Is There Still Midrash Today?

Finding midrash in your local synagogue and your local movie theater

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Art, Music, & Literature

The process of Midrash can also be seen in art, music, and literature. Chagall's paintings are often modern expressions of traditional themes. The spiritual hymn "Let My People Go" took a well-known phrase from the Bible, one that Moses directed to Pharaoh, and reframed it as referring to blacks talking to Southern slave owners.

Let's look at a modern midrash on Ecclesiastes, Chapter 3. Here is a [partial] translation of verses 1 to 8:

"To everything there is a season,

And a time for every purpose under heaven:

"A time for being born and a time for dying,

A time for planting and a time for uprooting the planted;

A time for slaying and a time for healing...

"A time for loving and a time for hating;

A time for war and a time for peace."

The 1960s hit "Turn, Turn, Turn," sung by the Byrds and written by folk singer Pete Seeger, begins as a fairly straightforward musical presentation of the Bible text.


"To everything, turn, turn, turn,

There is season, turn, turn, turn,

And a time for every purpose under heaven.

"A time to be born, a time to die,

A time to plant, a time to reap,

A time to kill, a time to heal,

A time to laugh, a time to weep."

And the second stanza is also faithful to the biblical text:

"A time of love, a time of hate,

A time of war, a time of peace,

A time you may embrace,

A time to refrain from embracing."

Seeger leaves out certain verses and rearranges the sequence, but the song retains the flow of the biblical text--untilthe last lines. Where Ecclesiastes ends with "A time for war, and a time for peace," the Byrds' hit adds a 1960s anti-war postscript to reflect the mood of the time:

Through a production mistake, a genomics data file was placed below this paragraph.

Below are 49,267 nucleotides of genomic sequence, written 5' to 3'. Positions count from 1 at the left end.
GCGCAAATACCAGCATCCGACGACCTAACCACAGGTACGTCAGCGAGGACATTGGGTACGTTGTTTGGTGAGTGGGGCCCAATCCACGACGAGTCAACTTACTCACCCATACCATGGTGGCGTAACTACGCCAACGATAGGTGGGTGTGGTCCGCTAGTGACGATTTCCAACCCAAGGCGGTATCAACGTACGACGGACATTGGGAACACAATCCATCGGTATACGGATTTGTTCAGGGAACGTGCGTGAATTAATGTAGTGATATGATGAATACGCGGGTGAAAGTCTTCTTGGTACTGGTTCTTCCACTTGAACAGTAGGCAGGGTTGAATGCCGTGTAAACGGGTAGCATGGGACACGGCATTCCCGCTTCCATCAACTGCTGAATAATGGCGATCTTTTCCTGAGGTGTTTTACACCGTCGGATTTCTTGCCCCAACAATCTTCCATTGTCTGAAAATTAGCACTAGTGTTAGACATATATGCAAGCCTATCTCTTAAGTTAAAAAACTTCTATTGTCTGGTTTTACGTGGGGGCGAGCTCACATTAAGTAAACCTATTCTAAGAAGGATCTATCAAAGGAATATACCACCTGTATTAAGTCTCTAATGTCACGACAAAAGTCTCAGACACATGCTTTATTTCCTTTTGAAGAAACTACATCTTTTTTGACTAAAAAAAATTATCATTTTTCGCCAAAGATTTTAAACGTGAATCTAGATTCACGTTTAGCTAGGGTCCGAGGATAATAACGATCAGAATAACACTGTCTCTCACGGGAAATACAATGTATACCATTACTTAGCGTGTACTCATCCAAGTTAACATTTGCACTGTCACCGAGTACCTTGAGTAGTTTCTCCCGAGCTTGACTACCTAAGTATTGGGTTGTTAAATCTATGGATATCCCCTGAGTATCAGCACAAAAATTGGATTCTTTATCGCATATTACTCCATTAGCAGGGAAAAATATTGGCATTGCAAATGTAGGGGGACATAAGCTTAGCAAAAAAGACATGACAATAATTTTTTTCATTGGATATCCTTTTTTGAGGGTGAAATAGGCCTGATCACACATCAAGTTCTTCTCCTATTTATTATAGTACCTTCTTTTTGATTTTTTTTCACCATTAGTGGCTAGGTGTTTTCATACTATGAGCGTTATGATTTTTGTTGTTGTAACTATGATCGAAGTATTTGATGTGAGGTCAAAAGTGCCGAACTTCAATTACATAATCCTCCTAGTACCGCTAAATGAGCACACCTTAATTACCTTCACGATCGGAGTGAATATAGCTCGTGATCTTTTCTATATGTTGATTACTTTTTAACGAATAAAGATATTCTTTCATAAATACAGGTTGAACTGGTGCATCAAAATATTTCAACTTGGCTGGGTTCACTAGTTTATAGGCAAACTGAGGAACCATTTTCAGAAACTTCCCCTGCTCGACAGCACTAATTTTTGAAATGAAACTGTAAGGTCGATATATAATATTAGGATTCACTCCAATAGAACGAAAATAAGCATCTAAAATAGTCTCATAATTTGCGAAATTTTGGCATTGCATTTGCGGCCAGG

"A time to love, a time to hate,

A time of peace, I swear it's not too late."

The author of Ecclesiastes states that there is a time for everything in life, predeter­mined by a power beyond our control. Pete Seeger's song completely changes the mean­ing: War and peace are in the hands of human beings; the choices that people make can change the world.

The list goes on and on: Leonard Bernstein's Jeremiah is an example of music-as-midrash. John Steinbeck's East of Eden, Thomas Mann's Joseph and His Brothers, and (more recently) Anita Diamant's The Red Tent each took a biblical theme and wove it into a story, creating a literary midrash of its own.

Making Midrash

The Rabbis took the Bible seriously, searching for new and deeper meaning from the text and for an understanding (or, better, understandings) that spoke to their day and age. Our attempts to understand and interpret the Bible today--be they lit­erary (like classic midrashim), musical, or artistic--demonstrate that we, too, are trying to incorporate sacred scripture into our own lives.

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Gershon Schwartz was the rabbi of Beth Sholom Congregation in Elkins Park, Penn., from 2000-2003. He co-authored Swimming in the Sea of Talmud: Lessons for Everyday Living.